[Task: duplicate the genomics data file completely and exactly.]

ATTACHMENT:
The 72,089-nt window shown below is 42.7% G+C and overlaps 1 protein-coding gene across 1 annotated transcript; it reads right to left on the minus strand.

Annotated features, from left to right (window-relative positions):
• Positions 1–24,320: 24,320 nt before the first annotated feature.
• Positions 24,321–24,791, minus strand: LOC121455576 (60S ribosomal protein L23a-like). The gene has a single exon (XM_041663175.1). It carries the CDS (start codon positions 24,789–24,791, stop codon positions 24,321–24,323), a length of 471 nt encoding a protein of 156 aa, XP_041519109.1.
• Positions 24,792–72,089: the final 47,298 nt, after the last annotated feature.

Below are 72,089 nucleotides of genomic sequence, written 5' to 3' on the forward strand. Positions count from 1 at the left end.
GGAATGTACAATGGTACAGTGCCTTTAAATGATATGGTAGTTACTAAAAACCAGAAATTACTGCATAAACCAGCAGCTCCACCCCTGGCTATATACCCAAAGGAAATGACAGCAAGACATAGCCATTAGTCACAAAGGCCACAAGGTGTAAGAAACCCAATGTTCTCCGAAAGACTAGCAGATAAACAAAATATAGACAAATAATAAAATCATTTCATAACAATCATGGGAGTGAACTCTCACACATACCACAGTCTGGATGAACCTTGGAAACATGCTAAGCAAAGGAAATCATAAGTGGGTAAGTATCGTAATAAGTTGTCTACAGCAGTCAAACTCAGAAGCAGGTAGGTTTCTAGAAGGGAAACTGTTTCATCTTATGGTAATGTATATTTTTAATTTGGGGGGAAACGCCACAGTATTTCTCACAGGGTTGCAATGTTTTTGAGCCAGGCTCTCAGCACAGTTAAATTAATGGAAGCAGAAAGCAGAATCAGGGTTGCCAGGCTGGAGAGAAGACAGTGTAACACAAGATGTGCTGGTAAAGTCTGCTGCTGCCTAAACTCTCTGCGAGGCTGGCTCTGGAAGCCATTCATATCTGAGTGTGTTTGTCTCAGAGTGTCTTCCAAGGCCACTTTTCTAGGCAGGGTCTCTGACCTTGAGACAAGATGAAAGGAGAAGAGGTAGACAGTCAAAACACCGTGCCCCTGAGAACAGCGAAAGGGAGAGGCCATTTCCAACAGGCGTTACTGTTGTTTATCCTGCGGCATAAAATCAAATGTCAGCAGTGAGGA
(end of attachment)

The 72,089-nt window shown below is 42.7% G+C and overlaps 1 protein-coding gene across 1 annotated transcript; it reads right to left on the minus strand.

Annotated features, from left to right (window-relative positions):
• Positions 1–24,320: 24,320 nt before the first annotated feature.
• Positions 24,321–24,791, minus strand: LOC121455576 (60S ribosomal protein L23a-like). The gene has a single exon (XM_041663175.1). It carries the CDS (start codon positions 24,789–24,791, stop codon positions 24,321–24,323), a length of 471 nt encoding a protein of 156 aa, XP_041519109.1.
• Positions 24,792–72,089: the final 47,298 nt, after the last annotated feature.

Below are 72,089 nucleotides of genomic sequence, written 5' to 3' on the forward strand. Positions count from 1 at the left end.
GGAATGTACAATGGTACAGTGCCTTTAAATGATATGGTAGTTACTAAAAACCAGAAATTACTGCATAAACCAGCAGCTCCACCCCTGGCTATATACCCAAAGGAAATGACAGCAAGACATAGCCATTAGTCACAAAGGCCACAAGGTGTAAGAAACCCAATGTTCTCCGAAAGACTAGCAGATAAACAAAATATAGACAAATAATAAAATCATTTCATAACAATCATGGGAGTGAACTCTCACACATACCACAGTCTGGATGAACCTTGGAAACATGCTAAGCAAAGGAAATCATAAGTGGGTAAGTATCGTAATAAGTTGTCTACAGCAGTCAAACTCAGAAGCAGGTAGGTTTCTAGAAGGGAAACTGTTTCATCTTATGGTAATGTATATTTTTAATTTGGGGGGAAACGCCACAGTATTTCTCACAGGGTTGCAATGTTTTTGAGCCAGGCTCTCAGCACAGTTAAATTAATGGAAGCAGAAAGCAGAATCAGGGTTGCCAGGCTGGAGAGAAGACAGTGTAACACAAGATGTGCTGGTAAAGTCTGCTGCTGCCTAAACTCTCTGCGAGGCTGGCTCTGGAAGCCATTCATATCTGAGTGTGTTTGTCTCAGAGTGTCTTCCAAGGCCACTTTTCTAGGCAGGGTCTCTGACCTTGAGACAAGATGAAAGGAGAAGAGGTAGACAGTCAAAACACCGTGCCCCTGAGAACAGCGAAAGGGAGAGGCCATTTCCAACAGGCGTTACTGTTGTTTATCCTGCGGCATAAAATCAAATGTCAGCAGTGAGGA